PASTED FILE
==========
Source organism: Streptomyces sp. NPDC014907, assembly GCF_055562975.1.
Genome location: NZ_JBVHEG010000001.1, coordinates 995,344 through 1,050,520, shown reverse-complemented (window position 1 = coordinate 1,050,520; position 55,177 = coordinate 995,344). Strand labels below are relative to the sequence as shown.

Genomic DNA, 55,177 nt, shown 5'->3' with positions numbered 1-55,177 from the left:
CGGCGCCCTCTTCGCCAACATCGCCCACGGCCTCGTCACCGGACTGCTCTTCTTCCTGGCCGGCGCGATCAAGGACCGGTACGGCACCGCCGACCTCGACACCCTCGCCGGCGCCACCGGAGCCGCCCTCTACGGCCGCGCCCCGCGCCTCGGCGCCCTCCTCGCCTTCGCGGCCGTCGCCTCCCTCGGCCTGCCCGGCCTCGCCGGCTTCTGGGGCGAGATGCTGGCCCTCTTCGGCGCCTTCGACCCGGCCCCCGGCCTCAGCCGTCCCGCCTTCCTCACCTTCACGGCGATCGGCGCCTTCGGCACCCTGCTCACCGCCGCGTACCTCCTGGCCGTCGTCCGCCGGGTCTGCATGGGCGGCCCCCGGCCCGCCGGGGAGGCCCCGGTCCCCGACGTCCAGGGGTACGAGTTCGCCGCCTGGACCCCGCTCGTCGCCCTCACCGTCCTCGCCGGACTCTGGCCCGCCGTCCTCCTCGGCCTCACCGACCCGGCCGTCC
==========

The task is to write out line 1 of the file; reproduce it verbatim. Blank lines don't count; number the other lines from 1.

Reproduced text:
Source organism: Streptomyces sp. NPDC014907, assembly GCF_055562975.1.